A survey of all amateur boxing matches in Denmark was made during a 3 year period. Data was gathered on means by which bouts were ended by the referee or attending physician, such as knock outs or blows to the head. A total of 5272 matches were fought: 3240 were senior matches (over age 19) and 2032 were junior matches (ages 17 to 19). Prophylactic intervention--unlimited length of hand bandage, voluntary use of boxing helmets, and heavier gloves for boxers greater than 149 pounds--did not affect the frequency of matches being stopped because of knock outs or blows to the head.
Comment In: Am J Sports Med. 1990 Sep-Oct;18(5):5612252100
The impact attenuating characteristics of a sample of 81 football helmets used in competitive high school programs were determined using a Hodgson-Wayne State University (WSU) headform and a modified National Operating Committee on Standards for Athletic Equipment (NOCSAE) test protocol. The helmets, classified by liner type as suspension (37), padded-suspension (22), and padded (22) had been in use for 6 to 8 years. Each was subjected to two consecutive right rear boss impacts from a drop height of 1.5 m, onto a rigid anvil covered with a 45 durometer hardness rubber pad. Analogue signals from a triaxial accelerometer located at the center of gravity of the headform were analogue to digital (A/D) converted at 6060.6 Hz and processed on a Hewlett Packard 9845B minicomputer to yield a resultant acceleration-time curve from which peak acceleration (gpeak) and the Gadd Severity Index (GSI) were determined. The mean gpeak was 205 g for helmets with suspension liners, 165 g for helmets with padded-suspension liners, and 156 g for helmets with padded liners. Twenty-four suspension helmets and five padded or padded-suspension helmets had GSI values greater than 1200. Using a criterion of GSI1500, the failure rate for suspension helmets was 19% compared to 2% for padded and padded-suspension helmets combined. If the criterion chosen was GSI1200, the failure rate for suspension helmets was 65% as opposed to 11% for the padded and padded-suspension helmets combined. Suspension helmets are decidedly inferior under impact conditions to the padded and padded-suspension helmets.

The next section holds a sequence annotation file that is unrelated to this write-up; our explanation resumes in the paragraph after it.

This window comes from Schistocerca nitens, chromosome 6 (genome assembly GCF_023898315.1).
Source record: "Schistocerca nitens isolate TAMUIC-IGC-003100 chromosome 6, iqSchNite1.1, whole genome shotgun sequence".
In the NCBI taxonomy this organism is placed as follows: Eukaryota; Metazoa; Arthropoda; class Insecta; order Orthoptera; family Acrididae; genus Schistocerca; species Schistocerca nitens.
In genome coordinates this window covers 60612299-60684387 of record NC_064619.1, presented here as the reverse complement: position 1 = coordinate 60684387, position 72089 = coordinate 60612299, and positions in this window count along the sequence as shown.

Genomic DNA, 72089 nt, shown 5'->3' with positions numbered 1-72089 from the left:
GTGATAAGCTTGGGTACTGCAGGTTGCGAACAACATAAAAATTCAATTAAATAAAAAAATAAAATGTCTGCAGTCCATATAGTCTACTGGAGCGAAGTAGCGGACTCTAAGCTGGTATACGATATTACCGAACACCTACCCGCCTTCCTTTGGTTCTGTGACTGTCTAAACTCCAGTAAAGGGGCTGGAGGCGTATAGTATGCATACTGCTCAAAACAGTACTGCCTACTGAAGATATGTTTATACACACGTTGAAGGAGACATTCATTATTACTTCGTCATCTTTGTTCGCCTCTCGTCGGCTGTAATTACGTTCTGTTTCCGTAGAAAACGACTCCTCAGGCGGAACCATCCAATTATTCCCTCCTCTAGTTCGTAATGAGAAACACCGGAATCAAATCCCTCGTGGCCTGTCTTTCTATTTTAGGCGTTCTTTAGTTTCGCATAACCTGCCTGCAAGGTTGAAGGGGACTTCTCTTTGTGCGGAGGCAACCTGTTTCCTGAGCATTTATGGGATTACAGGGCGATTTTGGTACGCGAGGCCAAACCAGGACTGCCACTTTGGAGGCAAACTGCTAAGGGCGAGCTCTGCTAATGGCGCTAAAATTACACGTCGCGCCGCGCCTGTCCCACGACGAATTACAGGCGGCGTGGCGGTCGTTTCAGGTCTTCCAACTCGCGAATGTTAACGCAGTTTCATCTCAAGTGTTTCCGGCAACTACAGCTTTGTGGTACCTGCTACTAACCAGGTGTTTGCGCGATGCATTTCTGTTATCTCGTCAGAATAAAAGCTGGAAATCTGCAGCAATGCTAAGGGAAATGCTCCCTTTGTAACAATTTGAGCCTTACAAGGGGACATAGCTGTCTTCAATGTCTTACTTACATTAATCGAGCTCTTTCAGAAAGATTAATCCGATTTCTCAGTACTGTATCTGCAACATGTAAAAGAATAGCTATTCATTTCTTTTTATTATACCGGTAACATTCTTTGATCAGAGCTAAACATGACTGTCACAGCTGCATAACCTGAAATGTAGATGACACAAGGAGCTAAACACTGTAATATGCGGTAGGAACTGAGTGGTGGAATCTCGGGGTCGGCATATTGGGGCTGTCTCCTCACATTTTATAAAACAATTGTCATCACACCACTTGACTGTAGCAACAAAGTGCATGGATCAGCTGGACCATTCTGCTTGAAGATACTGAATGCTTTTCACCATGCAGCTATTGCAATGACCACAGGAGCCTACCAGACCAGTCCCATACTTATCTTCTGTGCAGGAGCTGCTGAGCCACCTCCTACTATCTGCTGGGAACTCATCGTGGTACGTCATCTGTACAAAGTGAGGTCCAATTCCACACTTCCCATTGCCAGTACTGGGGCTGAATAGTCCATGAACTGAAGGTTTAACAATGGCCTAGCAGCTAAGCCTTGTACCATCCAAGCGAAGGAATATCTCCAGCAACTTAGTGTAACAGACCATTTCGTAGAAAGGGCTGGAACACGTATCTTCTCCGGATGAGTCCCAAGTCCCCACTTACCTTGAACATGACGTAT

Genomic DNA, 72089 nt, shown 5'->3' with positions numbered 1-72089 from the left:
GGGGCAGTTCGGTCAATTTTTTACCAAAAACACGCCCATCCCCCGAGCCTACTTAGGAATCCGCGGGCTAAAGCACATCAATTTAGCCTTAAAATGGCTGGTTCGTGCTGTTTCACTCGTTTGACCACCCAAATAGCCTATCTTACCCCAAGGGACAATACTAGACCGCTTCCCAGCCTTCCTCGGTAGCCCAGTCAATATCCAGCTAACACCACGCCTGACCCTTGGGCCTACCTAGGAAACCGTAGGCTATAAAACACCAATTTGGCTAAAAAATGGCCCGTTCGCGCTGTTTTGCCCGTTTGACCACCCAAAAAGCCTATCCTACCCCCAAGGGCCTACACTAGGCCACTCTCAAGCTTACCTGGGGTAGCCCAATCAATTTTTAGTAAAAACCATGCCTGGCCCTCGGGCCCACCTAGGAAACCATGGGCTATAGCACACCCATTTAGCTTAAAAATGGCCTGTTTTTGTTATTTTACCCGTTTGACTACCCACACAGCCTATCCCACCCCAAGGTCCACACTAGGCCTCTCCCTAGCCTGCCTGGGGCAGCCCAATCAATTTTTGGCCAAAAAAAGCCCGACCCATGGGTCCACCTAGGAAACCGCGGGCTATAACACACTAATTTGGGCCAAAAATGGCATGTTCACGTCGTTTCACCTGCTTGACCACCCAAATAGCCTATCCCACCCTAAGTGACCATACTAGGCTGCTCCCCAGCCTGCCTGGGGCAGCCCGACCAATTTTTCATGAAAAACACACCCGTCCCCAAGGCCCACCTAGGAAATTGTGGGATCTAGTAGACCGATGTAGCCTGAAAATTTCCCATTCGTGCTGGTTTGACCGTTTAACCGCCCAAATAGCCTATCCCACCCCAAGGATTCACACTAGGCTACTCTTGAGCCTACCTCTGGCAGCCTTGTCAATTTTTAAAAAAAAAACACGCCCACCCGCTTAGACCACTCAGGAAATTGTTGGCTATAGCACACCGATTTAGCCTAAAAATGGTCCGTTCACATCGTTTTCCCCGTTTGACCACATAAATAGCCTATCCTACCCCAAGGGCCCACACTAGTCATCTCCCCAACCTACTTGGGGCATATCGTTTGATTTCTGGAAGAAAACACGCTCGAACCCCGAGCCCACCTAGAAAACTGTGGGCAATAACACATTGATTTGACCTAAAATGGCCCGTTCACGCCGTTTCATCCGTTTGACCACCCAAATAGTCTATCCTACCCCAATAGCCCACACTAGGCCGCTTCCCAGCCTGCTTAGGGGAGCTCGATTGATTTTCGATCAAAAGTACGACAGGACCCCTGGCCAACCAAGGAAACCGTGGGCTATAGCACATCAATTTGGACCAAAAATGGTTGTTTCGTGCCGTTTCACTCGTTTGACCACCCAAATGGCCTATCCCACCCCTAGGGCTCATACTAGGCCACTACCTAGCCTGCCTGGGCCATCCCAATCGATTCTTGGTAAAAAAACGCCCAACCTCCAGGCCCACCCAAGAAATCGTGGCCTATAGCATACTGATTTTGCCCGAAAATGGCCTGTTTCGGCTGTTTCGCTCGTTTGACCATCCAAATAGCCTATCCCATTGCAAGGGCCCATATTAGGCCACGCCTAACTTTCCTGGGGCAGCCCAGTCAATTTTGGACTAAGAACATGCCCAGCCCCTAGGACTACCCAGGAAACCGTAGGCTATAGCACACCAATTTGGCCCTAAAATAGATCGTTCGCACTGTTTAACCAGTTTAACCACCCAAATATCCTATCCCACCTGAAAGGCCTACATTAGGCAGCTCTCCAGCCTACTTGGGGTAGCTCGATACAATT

Is it possible to substantially reduce the incidence of injuries related to cycling through the provision of information on helmet wearing? This issue has been investigated in Skaraborg County, Sweden, where 90 percent of all pre-school children now use bicycle helmets. For children under 15, there was an average annual decrease in all bicycle-related injuries of 3.1 percent, equivalent to a decrease of 48 percent over the study period, 1978-93 (for head injuries, 59%). Sweden as a whole showed a reduction of 32 percent in bicycle-related injuries (head injuries, 43%). In Skaraborg, children have been the target of helmet-wearing programs at local and regional levels since 1982, and at national level since 1987. The elderly have not been targeted in helmet-wearing programs; currently, they scarcely wear helmets at all, and showed a significant increase in their injury rate over the period (4.7% annually). The number of concussions sustained by helmet-wearers is estimated to be one-third fewer than that of non-wearers. Comparisons with Australia and some parts of the U.S.A. indicate that, despite the significant decrease in Skaraborg, greater effects might be achievable if information is supplemented by compulsory-helmet-wearing legislation.
The bicycle helmet use rate is still low among teenagers despite the cumulating evidence that bicycle helmets can prevent cyclists from serious injuries and death. The objective of this study was to investigate the usefulness of the Health Belief Model (HBM; Health Education Monographs, 2 (1974) (1), Theory of Planned Behavior (TPB; Ajzen, I. (1988). Attitudes, personality and behavior. Open University Press, Milton Keynes) and Locus of Control model (LC; Psychological Monographs, (1966) (80) in understanding the intention to use bicycle helmet use among bicycle helmet owners.
Data were collected at two schools in Helsinki, Finland. Students (N=965) completed a questionnaire including three social psychological models applied to helmet use. Models were compared by structural equation modeling techniques.
Results showed that the TPB and LC model fitted the data well, whereas fit of the HBM model was lower than the fit of TPB and LC models. All components of TPB and external LC orientation were significantly related to the intention to use a helmet. TPB together with LC model provide a promising theoretical framework for helmet use promotion campaigns. Practical suggestions for future bicycle helmet campaigns were provided.